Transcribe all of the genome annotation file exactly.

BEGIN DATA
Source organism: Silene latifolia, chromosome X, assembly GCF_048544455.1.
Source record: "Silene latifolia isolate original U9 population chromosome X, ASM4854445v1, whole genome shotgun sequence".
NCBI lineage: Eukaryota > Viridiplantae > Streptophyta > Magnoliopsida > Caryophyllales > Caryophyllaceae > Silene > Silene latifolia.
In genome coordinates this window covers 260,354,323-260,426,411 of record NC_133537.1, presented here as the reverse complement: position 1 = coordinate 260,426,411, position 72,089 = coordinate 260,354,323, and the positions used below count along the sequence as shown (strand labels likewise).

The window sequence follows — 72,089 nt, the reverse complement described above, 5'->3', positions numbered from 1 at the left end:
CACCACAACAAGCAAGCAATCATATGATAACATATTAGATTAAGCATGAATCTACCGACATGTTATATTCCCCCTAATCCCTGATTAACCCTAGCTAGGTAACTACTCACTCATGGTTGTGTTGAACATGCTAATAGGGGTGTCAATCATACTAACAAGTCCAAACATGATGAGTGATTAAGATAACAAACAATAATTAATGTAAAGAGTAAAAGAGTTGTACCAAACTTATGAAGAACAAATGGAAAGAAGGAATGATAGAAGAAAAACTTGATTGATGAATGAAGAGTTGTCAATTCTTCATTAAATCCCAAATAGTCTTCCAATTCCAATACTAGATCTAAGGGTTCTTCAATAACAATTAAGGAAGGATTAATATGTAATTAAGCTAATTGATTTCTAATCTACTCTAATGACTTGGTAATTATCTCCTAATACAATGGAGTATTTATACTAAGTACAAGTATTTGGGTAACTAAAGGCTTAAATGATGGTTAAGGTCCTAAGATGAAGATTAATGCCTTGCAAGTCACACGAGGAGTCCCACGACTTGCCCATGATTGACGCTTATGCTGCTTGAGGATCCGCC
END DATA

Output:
Source organism: Silene latifolia, chromosome X, assembly GCF_048544455.1.
Source record: "Silene latifolia isolate original U9 population chromosome X, ASM4854445v1, whole genome shotgun sequence".
NCBI lineage: Eukaryota > Viridiplantae > Streptophyta > Magnoliopsida > Caryophyllales > Caryophyllaceae > Silene > Silene latifolia.
In genome coordinates this window covers 260,354,323-260,426,411 of record NC_133537.1, presented here as the reverse complement: position 1 = coordinate 260,426,411, position 72,089 = coordinate 260,354,323, and the positions used below count along the sequence as shown (strand labels likewise).

The window sequence follows — 72,089 nt, the reverse complement described above, 5'->3', positions numbered from 1 at the left end:
CACCACAACAAGCAAGCAATCATATGATAACATATTAGATTAAGCATGAATCTACCGACATGTTATATTCCCCCTAATCCCTGATTAACCCTAGCTAGGTAACTACTCACTCATGGTTGTGTTGAACATGCTAATAGGGGTGTCAATCATACTAACAAGTCCAAACATGATGAGTGATTAAGATAACAAACAATAATTAATGTAAAGAGTAAAAGAGTTGTACCAAACTTATGAAGAACAAATGGAAAGAAGGAATGATAGAAGAAAAACTTGATTGATGAATGAAGAGTTGTCAATTCTTCATTAAATCCCAAATAGTCTTCCAATTCCAATACTAGATCTAAGGGTTCTTCAATAACAATTAAGGAAGGATTAATATGTAATTAAGCTAATTGATTTCTAATCTACTCTAATGACTTGGTAATTATCTCCTAATACAATGGAGTATTTATACTAAGTACAAGTATTTGGGTAACTAAAGGCTTAAATGATGGTTAAGGTCCTAAGATGAAGATTAATGCCTTGCAAGTCACACGAGGAGTCCCACGACTTGCCCATGATTGACGCTTATGCTGCTTGAGGATCCGCC